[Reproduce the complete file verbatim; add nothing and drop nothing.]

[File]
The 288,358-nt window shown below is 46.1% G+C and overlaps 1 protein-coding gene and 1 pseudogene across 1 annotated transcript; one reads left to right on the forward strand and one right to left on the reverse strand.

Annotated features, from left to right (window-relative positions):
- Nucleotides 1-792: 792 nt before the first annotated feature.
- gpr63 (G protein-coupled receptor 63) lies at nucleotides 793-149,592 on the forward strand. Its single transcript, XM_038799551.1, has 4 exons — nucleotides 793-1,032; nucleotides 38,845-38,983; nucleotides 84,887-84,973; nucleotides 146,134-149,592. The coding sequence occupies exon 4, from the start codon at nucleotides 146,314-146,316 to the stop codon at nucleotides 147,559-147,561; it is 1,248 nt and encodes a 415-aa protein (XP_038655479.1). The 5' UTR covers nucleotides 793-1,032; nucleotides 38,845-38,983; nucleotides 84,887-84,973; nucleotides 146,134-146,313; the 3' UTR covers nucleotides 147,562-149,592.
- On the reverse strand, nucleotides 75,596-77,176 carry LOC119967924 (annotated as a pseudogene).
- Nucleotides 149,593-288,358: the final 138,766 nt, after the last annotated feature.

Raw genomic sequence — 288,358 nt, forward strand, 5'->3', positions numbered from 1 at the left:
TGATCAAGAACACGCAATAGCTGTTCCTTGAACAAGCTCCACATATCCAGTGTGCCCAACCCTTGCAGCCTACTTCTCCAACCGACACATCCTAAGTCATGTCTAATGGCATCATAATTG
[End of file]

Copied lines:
The 288,358-nt window shown below is 46.1% G+C and overlaps 1 protein-coding gene and 1 pseudogene across 1 annotated transcript; one reads left to right on the forward strand and one right to left on the reverse strand.

Annotated features, from left to right (window-relative positions):
- Nucleotides 1-792: 792 nt before the first annotated feature.
- gpr63 (G protein-coupled receptor 63) lies at nucleotides 793-149,592 on the forward strand. Its single transcript, XM_038799551.1, has 4 exons — nucleotides 793-1,032; nucleotides 38,845-38,983; nucleotides 84,887-84,973; nucleotides 146,134-149,592. The coding sequence occupies exon 4, from the start codon at nucleotides 146,314-146,316 to the stop codon at nucleotides 147,559-147,561; it is 1,248 nt and encodes a 415-aa protein (XP_038655479.1). The 5' UTR covers nucleotides 793-1,032; nucleotides 38,845-38,983; nucleotides 84,887-84,973; nucleotides 146,134-146,313; the 3' UTR covers nucleotides 147,562-149,592.
- On the reverse strand, nucleotides 75,596-77,176 carry LOC119967924 (annotated as a pseudogene).
- Nucleotides 149,593-288,358: the final 138,766 nt, after the last annotated feature.

Raw genomic sequence — 288,358 nt, forward strand, 5'->3', positions numbered from 1 at the left:
TGATCAAGAACACGCAATAGCTGTTCCTTGAACAAGCTCCACATATCCAGTGTGCCCAACCCTTGCAGCCTACTTCTCCAACCGACACATCCTAAGTCATGTCTAATGGCATCATAATTG